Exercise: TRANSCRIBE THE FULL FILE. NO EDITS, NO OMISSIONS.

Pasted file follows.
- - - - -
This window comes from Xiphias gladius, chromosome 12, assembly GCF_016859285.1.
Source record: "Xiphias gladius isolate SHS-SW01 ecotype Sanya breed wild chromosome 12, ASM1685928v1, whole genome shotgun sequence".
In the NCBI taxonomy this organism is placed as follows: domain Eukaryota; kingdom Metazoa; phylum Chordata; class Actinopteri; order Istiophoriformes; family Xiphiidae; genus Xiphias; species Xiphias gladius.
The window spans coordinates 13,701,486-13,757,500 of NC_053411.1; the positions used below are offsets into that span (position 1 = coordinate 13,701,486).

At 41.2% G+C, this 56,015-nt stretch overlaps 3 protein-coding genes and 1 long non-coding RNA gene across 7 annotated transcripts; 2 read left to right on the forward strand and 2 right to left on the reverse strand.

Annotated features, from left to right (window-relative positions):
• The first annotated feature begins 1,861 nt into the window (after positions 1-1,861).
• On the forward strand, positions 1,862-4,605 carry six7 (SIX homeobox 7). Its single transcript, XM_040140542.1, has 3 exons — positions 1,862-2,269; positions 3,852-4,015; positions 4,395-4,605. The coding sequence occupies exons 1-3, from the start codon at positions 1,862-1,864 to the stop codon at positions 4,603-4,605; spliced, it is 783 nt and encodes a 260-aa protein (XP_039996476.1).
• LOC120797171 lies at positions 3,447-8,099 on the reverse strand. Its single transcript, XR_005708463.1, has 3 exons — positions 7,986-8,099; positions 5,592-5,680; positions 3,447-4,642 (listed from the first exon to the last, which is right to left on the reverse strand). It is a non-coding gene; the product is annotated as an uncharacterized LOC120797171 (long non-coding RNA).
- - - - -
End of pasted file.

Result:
This window comes from Xiphias gladius, chromosome 12, assembly GCF_016859285.1.
Source record: "Xiphias gladius isolate SHS-SW01 ecotype Sanya breed wild chromosome 12, ASM1685928v1, whole genome shotgun sequence".
In the NCBI taxonomy this organism is placed as follows: domain Eukaryota; kingdom Metazoa; phylum Chordata; class Actinopteri; order Istiophoriformes; family Xiphiidae; genus Xiphias; species Xiphias gladius.
The window spans coordinates 13,701,486-13,757,500 of NC_053411.1; the positions used below are offsets into that span (position 1 = coordinate 13,701,486).

At 41.2% G+C, this 56,015-nt stretch overlaps 3 protein-coding genes and 1 long non-coding RNA gene across 7 annotated transcripts; 2 read left to right on the forward strand and 2 right to left on the reverse strand.

Annotated features, from left to right (window-relative positions):
• The first annotated feature begins 1,861 nt into the window (after positions 1-1,861).
• On the forward strand, positions 1,862-4,605 carry six7 (SIX homeobox 7). Its single transcript, XM_040140542.1, has 3 exons — positions 1,862-2,269; positions 3,852-4,015; positions 4,395-4,605. The coding sequence occupies exons 1-3, from the start codon at positions 1,862-1,864 to the stop codon at positions 4,603-4,605; spliced, it is 783 nt and encodes a 260-aa protein (XP_039996476.1).
• LOC120797171 lies at positions 3,447-8,099 on the reverse strand. Its single transcript, XR_005708463.1, has 3 exons — positions 7,986-8,099; positions 5,592-5,680; positions 3,447-4,642 (listed from the first exon to the last, which is right to left on the reverse strand). It is a non-coding gene; the product is annotated as an uncharacterized LOC120797171 (long non-coding RNA).